The Conditions of The Poor Image
A digital moving image travels fast across platforms and devices. It can be streamed, ripped, downloaded and re-uploaded, appropriated, modified, and corrupted. Adaptability is perhaps the most important distinction from its analog counterpart. But these processes of transmission/adaptation/retransmission take their toll on digital files: their journeys through formats eventually bring about loss of data, resulting in the degraded, precarious images that Hito Steyerl calls “poor images.” A poor image belongs at the bottom of the contemporary hierarchy of images in which resolution constitutes a class position of privilege; a low-resolution image is the “debris of audiovisual production, the trash that washes up on the digital economies’ shores… [It testifies] to the violent dislocations, transferals, and displacements of images —their acceleration and circulation within the vicious cycles of audiovisual capitalism”. A copy that deteriorates as it circulates, a poor image is a marginal product of the film distribution industry that upholds high resolution as its maximum value.
The economy of poor images is a departure from the way mainstream film is traditionally accessed. Steyerl explains that the commercialization of cinema and the establishment of monopolies at local and global levels —about thirty to twenty years ago— pushed independent filmmaking underground, and it was individuals circulating copies within small groups who kept experimental, militant, and essayistic cinema alive. But more recently, with the appearance of online streaming services, these images have begun to resurface on open platforms like UbuWeb and YouTube. The possibility of P2P sharing and free downloads has also made files widely available, as now they can be saved, edited, and redistributed individually. Steyerl argues that the networks thus created by poor image circulation are global and anonymous, and that they contribute to reconnect dispersed worldwide audiences. In short, file-sharing platforms enable the ‘resurrection’ of content marginalized by the mainstream in the form of poor images, and facilitate its circulation well beyond the limits of a group of interested individuals.
It is clear that, today, someone in a small town in South America with a working Internet connection can legally or illegally stream and download an experimental film created by an artist in Europe several decades ago, but poor image circulation is not only about its own ability to surpass geographical and political borders (just as it is not only about the dissemination of marginalized content, as will be discussed later). Although Steyerl emphasizes that the poor image creates a “shared history” as it travels across the globe, it is also true that it impacts and contributes to shared histories in much more reduced contexts. In the case of Venezuelan film economy, the poor image is a key agent that critically influences how national cinema is produced and distributed. For example, it empowers illegal commercial networks and generates problems that directly impact the subsistence of local filmmakers; on the other hand, it gives way to solutions to problems of access, and configures communities within Venezuelan audiences that harness its properties to rescue an unprotected film legacy.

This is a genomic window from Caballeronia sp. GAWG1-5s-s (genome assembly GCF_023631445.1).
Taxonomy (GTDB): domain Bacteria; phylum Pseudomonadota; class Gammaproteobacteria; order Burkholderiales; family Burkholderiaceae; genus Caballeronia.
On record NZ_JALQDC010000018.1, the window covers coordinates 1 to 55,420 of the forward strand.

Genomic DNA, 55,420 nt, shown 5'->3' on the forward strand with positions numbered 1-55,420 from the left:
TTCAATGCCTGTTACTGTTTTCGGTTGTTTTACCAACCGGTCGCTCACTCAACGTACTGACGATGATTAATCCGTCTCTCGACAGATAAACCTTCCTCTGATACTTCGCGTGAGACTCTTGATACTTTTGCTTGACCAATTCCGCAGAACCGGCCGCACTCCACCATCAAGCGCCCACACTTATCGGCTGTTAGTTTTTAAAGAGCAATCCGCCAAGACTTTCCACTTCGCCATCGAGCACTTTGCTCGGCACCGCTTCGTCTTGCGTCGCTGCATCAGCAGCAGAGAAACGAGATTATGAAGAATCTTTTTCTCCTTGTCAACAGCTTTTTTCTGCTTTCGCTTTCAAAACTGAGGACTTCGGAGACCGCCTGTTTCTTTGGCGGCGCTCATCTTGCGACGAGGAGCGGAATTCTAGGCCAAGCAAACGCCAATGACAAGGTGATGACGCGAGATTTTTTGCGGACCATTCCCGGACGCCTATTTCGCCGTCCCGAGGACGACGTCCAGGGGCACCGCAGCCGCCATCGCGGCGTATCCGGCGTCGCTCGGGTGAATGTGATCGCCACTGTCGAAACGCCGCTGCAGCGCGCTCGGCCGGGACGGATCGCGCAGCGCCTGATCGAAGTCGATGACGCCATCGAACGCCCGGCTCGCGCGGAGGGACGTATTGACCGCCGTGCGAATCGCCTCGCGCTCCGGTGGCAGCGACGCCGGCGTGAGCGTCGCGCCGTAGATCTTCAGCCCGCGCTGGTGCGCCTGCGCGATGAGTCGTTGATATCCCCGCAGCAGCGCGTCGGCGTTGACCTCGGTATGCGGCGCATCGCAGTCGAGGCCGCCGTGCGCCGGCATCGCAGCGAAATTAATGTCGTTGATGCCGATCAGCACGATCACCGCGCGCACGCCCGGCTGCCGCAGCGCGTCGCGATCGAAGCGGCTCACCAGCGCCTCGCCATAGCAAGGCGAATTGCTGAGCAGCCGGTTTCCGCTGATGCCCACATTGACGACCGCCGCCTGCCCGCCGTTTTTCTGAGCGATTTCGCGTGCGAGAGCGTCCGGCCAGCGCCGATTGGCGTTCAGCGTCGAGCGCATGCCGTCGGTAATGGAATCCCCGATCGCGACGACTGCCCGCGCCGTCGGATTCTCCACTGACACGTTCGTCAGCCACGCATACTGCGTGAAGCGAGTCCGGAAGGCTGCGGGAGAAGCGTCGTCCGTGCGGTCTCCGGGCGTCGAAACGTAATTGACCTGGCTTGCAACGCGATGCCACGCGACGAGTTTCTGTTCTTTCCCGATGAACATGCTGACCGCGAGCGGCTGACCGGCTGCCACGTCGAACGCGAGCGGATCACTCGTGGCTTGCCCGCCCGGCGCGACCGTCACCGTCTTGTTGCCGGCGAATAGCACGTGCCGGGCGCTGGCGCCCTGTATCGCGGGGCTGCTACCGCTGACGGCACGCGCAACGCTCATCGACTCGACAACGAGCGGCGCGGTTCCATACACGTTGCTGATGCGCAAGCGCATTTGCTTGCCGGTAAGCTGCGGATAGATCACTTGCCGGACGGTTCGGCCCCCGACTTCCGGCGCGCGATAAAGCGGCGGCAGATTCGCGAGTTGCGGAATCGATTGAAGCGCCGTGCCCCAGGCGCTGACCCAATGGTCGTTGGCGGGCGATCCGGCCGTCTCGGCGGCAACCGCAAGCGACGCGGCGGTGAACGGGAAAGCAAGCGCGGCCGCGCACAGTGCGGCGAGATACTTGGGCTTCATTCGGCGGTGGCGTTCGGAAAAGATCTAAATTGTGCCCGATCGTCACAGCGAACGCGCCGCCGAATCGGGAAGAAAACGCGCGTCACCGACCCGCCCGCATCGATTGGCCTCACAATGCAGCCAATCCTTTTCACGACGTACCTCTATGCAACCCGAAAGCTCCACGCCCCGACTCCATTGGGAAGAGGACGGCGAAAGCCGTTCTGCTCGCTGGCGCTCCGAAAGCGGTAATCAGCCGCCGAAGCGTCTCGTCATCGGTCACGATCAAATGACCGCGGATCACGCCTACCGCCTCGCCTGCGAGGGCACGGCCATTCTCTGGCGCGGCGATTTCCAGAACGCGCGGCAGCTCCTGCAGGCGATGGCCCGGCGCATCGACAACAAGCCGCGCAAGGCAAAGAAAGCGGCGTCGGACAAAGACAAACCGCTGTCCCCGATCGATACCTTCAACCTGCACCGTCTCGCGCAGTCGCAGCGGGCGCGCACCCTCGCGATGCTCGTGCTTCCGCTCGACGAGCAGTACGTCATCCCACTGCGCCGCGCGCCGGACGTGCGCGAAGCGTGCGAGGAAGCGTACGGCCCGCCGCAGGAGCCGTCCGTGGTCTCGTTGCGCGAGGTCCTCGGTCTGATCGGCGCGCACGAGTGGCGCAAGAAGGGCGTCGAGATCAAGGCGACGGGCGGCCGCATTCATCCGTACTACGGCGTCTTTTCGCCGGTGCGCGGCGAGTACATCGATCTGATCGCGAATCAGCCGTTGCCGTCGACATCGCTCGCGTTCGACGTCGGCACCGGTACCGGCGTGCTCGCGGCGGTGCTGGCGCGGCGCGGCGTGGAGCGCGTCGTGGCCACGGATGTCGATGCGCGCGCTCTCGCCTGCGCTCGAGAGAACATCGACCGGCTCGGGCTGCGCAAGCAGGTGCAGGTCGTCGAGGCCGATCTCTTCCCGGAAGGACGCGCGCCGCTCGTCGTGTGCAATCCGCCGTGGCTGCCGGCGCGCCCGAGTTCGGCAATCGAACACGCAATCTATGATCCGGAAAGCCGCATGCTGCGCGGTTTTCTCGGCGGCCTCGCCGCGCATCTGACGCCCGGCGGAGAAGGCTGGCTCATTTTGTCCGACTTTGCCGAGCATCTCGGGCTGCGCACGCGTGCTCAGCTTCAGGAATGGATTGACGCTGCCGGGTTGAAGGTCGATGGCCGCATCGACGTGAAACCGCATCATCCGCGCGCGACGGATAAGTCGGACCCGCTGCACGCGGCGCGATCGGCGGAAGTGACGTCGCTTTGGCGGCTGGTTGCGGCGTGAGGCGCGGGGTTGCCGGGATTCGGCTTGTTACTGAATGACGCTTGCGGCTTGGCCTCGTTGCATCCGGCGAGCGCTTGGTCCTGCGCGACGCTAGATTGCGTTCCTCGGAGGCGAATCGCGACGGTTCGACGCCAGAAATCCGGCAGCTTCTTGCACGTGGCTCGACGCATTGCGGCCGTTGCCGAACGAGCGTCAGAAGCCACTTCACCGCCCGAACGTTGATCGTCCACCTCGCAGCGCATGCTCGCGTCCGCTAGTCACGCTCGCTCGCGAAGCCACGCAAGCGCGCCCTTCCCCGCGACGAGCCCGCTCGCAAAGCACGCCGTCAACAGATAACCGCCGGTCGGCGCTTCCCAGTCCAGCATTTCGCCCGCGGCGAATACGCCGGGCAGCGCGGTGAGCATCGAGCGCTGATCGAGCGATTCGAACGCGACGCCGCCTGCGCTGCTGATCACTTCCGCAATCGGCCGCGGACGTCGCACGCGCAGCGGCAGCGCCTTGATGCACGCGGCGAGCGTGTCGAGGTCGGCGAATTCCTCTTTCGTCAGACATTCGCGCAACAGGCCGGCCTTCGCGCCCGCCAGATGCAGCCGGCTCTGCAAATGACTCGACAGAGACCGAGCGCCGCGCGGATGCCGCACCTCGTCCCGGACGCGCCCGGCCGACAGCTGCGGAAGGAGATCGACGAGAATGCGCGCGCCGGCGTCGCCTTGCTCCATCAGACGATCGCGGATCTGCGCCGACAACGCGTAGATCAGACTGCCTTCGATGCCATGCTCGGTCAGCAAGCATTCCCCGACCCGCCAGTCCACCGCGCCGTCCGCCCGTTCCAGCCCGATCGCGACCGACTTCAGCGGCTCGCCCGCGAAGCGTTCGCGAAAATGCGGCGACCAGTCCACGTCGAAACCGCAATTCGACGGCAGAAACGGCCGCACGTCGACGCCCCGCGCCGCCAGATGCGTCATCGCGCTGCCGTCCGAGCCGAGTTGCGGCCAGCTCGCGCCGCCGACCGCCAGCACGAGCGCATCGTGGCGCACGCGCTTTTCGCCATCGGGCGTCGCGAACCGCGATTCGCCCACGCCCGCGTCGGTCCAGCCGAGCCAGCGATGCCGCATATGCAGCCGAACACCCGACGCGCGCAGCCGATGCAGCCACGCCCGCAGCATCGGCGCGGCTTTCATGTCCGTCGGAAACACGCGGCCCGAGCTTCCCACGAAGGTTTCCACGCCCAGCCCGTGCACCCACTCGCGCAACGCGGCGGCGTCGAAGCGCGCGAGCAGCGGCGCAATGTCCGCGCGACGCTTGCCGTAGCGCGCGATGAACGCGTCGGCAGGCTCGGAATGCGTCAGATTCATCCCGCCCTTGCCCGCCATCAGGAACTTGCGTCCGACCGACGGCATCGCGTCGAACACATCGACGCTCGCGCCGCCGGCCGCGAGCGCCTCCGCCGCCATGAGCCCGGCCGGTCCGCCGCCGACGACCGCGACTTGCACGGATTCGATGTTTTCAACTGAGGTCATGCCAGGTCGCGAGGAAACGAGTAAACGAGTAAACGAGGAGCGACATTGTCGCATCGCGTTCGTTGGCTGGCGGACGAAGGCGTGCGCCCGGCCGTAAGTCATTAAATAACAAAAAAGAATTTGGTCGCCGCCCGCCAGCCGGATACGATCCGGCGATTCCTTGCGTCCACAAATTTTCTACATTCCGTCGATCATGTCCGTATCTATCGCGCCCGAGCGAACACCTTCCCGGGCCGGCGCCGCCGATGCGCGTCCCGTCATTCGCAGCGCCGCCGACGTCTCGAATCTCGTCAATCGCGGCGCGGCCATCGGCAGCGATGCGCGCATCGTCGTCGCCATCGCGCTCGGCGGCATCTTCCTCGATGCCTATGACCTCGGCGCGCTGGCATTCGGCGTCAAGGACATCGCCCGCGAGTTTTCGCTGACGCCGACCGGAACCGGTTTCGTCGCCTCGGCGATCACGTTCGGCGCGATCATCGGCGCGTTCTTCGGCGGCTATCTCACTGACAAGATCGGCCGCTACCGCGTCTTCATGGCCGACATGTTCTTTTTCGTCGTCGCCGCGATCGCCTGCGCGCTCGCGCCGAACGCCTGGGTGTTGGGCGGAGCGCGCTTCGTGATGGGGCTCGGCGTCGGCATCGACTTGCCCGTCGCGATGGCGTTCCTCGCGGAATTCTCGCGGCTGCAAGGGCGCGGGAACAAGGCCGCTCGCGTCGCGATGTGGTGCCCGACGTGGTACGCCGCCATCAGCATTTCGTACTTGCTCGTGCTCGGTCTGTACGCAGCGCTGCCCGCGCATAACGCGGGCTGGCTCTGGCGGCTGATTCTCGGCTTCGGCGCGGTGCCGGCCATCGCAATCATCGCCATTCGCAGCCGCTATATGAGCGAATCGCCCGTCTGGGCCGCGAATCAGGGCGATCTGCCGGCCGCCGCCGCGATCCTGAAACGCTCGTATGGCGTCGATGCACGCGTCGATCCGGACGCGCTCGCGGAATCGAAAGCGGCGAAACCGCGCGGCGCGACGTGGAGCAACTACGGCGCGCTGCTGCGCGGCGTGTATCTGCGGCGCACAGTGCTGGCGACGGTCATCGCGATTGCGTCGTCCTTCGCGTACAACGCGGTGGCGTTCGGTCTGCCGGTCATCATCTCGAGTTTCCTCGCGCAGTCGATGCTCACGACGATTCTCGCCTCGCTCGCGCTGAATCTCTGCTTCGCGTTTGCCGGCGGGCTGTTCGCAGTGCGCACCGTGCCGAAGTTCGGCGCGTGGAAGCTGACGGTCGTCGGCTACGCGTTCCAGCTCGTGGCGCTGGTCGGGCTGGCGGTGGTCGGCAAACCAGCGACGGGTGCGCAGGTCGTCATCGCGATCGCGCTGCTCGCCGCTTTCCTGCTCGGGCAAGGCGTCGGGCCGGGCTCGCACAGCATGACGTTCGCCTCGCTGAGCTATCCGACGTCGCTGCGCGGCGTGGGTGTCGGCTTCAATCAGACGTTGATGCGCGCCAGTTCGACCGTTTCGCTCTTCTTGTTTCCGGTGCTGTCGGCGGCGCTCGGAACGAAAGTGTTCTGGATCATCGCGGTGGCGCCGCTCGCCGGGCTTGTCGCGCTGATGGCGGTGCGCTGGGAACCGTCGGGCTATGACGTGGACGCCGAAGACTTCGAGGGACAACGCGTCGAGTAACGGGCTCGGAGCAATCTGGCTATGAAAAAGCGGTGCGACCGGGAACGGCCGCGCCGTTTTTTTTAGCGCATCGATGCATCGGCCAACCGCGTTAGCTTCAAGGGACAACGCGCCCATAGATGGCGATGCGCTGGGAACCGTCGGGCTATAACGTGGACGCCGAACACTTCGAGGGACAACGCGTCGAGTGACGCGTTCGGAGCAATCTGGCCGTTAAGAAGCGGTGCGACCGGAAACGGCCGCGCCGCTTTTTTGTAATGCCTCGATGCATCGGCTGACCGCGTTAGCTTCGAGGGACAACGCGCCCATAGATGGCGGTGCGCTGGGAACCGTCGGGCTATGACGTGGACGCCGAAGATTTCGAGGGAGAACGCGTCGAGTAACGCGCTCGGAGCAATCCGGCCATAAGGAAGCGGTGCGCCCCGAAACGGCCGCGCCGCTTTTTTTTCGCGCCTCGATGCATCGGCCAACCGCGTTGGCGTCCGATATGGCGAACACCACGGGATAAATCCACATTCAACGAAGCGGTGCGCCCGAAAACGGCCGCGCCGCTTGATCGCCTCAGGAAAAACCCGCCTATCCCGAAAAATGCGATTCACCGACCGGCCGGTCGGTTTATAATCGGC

Venezuelan Film Economies and The Poor Image
The ‘resurrection’ of marginalized films as poor images has implications beyond appearance or content. The fact that they are only available outside the mainstream reveals “the conditions of their marginalization, the constellation of social forces leading to their online circulation as poor images.” As they surface, they raise questions about how they got to be degraded. Steyerl upholds the idea that the poor image is resistant insofar as it continues to circulate in spite of its degradation, refusing to submit to the conditions of exclusion being imposed on it.
Hito Steyerl argues that the privatization of media production has gradually become more important than state-sponsored media production, and this has given way to poor image circulation since privatization of intellectual content enables piracy. What is most puzzling about Venezuelan film economies is that, at first glance, they seem to work the other way around. Rodrigo Llamozas, founder of Cameo Marketing Audiovisual and former Distribution Director at the multiplex chain Cines Unidos, argues that almost all of the national films that are shown in the country are produced and/or distributed theatrically with some kind of sponsorship from the state. The state operates through the distribution company Amazonia Films, and supports productions with various funding programs through the CNAC. Additionally, state sponsorship is available to help makers finance transfers to 35mm and physically distribute their films across the country. Therefore, it would be erroneous to assert that the state has preferred to privatize film production in Venezuela; its support simply does not extend to making films available to the public after their theater run.
Hermano by Marcel Rasquin was the domestic box-office hit of 2010. It played internationally, it is available in DVD format in Spain and the United States, and it streams on Netflix and Hulu, yet it was never officially distributed in Venezuela after its successful theater run. According to Rasquin himself, CNAC was interested in releasing a DVD, but the plans never materialized. He was also in conversation with private companies to release DVDs through alternative channels: one option was to sell them in the Farmatodo chain of drugstores, and another was to include it in issues of El Nacional newspaper. Neither possibility came to be, and only pirate copies were (and are) finally available, which Rasquin laments: “What upset me most about the pirate Hermano was not only its low quality, but that it was an offline version –without color correction or credits, and with referential music —which included no less than The Rolling Stones.” Ultimately, Rasquin thinks that those failed plans for distribution represented a moral obligation, rather than an actual ‘good business’ opportunity, and adds: “Movies that do well at the box office are cannibalized incredibly fast in the pirate market, and the truth is that the pirate market has enveloped everything. Legal DVD sales do not exist, and the state is not in conditions to battle piracy. It doesn’t have the time or the interest, either”.